The stricken Costa Concordia cruise liner could be upright again next week, nearly two years after she capsized on the rocky shore of the Tuscan island of Giglio.
The ship struck a rock and tumbled on its side on Jan. 13, 2012, after captain Francesco Schettino allegedly drove it on an unauthorized route too close to shore, ripping a huge gash in the hull. More than 4,200 people were aboard, and 32 people died.
Weather permitting, the 114,500-ton ship will be raised next week. The $800-million project is considered to be one of the largest, most expensive and most daunting salvage operation in history.
The project began with securing the rusting wreck, which is sitting on two spurs of rock just off land.
In order to prevent any slipping or sinking along the steep seabed, four submarine anchor blocks are fixed to the sea bottom between the center of the wreck and the coast.
Twelve retaining turrets were installed for use during the righting of the wreck. Jacks, individually controlled by computers and mounted on the tops of the turrets, have been attached to 24 chains (two per turret) that pass under the hull and are fixed to the port side of the wreck.
The plan calls for 24 chains to pass under the hull.
After it's been rotated, the wreck will rest on a false sea bottom. It consists of giant cement sacks used to fill the space between the two spurs of rock on which the ship rests.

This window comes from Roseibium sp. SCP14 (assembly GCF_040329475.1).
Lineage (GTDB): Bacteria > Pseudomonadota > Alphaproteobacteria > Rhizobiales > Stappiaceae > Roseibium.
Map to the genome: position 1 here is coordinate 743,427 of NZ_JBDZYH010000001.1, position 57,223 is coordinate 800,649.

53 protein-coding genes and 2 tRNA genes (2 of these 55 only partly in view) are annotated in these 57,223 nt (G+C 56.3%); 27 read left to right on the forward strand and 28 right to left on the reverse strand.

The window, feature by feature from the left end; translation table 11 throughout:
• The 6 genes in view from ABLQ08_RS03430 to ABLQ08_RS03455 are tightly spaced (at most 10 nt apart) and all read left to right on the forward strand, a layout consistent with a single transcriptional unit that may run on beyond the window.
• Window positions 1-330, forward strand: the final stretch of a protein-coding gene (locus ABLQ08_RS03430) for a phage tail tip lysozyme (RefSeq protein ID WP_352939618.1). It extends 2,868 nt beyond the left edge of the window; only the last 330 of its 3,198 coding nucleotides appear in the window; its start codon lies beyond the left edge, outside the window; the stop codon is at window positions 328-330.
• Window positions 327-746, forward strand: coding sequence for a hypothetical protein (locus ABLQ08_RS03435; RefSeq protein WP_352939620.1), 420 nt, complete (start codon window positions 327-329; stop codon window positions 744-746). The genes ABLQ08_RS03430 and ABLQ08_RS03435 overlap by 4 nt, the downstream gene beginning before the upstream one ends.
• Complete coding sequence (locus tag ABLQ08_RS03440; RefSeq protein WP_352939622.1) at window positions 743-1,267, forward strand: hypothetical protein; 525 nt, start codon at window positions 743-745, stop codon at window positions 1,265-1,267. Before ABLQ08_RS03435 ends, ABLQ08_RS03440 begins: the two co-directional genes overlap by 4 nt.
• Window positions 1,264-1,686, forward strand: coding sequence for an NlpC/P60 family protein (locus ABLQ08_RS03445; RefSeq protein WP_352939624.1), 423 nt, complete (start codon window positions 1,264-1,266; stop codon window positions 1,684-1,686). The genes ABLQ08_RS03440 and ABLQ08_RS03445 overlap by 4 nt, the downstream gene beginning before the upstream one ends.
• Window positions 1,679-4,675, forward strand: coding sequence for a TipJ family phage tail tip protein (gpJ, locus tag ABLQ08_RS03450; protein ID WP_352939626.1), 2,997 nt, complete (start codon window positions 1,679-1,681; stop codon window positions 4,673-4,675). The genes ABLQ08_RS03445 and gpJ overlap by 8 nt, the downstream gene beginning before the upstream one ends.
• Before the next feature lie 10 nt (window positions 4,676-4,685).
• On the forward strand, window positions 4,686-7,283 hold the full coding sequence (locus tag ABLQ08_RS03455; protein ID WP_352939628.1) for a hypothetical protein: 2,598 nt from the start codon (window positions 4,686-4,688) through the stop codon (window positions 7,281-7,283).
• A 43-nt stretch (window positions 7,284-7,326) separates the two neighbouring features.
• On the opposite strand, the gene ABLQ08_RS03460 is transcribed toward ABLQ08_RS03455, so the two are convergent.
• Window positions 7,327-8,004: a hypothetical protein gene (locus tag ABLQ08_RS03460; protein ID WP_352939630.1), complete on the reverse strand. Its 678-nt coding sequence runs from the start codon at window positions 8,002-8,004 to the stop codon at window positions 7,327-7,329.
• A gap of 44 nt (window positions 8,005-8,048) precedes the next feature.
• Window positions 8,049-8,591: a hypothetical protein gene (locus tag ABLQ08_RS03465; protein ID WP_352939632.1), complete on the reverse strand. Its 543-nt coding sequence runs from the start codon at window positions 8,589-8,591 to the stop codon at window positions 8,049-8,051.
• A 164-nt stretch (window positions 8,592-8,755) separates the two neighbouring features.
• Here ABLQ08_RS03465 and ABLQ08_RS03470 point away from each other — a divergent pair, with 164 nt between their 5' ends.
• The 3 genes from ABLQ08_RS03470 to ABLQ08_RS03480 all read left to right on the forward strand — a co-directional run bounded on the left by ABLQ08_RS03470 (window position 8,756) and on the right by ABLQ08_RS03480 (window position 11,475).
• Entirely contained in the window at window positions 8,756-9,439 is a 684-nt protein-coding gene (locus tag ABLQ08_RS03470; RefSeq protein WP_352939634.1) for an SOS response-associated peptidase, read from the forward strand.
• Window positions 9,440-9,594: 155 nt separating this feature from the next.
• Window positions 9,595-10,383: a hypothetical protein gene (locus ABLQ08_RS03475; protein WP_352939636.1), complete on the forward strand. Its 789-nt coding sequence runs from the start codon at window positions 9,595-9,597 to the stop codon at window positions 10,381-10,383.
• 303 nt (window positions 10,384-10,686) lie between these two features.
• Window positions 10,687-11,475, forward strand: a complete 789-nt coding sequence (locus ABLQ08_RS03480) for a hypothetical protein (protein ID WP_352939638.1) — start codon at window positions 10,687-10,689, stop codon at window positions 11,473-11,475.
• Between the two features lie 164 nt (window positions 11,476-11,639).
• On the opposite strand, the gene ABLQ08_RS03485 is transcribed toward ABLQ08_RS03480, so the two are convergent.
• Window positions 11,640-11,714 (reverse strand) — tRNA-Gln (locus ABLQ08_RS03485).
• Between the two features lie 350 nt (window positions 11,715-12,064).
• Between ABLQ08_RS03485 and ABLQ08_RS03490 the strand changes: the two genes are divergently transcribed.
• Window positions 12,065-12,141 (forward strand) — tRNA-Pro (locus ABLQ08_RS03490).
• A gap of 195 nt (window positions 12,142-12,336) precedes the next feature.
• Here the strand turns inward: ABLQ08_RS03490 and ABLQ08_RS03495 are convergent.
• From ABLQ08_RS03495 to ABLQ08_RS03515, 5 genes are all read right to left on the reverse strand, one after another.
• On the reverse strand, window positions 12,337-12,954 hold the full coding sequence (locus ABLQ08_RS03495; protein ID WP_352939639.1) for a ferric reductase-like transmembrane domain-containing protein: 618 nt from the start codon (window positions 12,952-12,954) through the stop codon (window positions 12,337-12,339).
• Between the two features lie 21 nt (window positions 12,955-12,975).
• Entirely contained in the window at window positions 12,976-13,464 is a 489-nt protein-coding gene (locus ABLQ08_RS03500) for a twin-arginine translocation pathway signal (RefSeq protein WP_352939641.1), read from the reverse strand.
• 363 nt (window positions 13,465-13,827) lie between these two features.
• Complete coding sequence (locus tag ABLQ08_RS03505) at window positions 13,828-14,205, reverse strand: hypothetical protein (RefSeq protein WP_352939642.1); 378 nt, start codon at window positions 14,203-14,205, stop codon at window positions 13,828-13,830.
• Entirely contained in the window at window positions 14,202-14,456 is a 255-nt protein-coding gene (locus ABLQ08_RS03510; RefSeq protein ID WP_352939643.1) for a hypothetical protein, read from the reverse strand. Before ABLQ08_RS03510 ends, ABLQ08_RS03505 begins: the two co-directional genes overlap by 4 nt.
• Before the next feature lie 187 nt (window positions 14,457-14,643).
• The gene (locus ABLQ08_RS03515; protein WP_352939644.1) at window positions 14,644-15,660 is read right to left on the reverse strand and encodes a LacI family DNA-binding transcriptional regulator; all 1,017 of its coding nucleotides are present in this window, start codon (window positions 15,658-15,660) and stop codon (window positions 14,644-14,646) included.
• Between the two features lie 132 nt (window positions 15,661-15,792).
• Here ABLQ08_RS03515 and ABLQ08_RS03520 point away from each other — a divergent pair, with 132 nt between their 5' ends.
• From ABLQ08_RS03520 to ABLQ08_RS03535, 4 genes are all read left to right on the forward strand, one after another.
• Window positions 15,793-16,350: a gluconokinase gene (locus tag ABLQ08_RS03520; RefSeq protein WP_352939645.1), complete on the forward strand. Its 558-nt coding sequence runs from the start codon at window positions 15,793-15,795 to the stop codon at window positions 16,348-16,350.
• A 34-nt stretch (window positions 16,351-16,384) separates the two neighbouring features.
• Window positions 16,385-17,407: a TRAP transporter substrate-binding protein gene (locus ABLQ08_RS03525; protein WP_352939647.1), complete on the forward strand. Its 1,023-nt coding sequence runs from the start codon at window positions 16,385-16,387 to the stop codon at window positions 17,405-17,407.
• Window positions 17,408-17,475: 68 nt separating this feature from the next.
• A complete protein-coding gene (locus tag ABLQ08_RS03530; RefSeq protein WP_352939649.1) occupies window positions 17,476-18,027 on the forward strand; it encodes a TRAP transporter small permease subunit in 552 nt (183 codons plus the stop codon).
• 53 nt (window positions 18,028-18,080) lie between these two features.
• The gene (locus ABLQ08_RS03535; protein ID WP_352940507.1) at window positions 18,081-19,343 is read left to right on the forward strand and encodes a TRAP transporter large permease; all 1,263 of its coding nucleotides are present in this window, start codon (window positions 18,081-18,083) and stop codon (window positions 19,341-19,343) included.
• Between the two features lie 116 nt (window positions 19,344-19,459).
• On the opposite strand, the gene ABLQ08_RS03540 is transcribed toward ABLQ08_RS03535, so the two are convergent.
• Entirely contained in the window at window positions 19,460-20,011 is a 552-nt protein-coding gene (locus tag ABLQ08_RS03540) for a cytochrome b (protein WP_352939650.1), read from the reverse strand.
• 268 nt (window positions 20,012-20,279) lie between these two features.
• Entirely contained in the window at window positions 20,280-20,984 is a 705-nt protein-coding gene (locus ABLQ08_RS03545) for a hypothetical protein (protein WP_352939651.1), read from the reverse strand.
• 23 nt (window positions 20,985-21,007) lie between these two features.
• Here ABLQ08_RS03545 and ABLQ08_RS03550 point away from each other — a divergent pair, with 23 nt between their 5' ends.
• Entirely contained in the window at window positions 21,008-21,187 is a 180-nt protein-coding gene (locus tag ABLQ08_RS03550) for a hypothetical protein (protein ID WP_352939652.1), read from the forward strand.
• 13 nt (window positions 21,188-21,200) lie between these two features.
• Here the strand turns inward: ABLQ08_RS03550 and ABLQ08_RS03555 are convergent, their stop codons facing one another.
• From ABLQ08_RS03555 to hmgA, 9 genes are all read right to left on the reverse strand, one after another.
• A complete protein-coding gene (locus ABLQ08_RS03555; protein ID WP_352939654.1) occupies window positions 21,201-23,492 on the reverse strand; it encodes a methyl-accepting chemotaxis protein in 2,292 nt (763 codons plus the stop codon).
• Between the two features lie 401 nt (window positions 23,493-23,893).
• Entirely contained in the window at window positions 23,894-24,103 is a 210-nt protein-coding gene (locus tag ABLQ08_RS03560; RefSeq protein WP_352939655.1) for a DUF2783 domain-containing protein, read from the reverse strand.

Three large platforms and three smaller ones have been fixed into the granite ground by drilling 6-foot holes.
A crane has installed 15 refloating caissons on the side of the ship that's above water. Filled with water, the caissons will help pull the ship upright.
To right the ship, jacks have been attached to the caissons.
The jacks will tighten several cables attached to the top of the caissons and to the platforms, which will be pulled seaward.
On the other side, cables attached to the land will ensure the ship does not slide off the platform.
“This is a very delicate phase, during which the forces involved have to be offset carefully to rotate the wreck without deforming the hull,” Titan said.
When the ship is upright, other caissons will be fixed to the other side of the hull to stabilize it.
At the end of the emptying process, the Concordia will be upright, although a section of about 60 feet will remain submerged.
Sandwiched between the caissons, the ship will be towed to an Italian port for dismantling in spring 2014.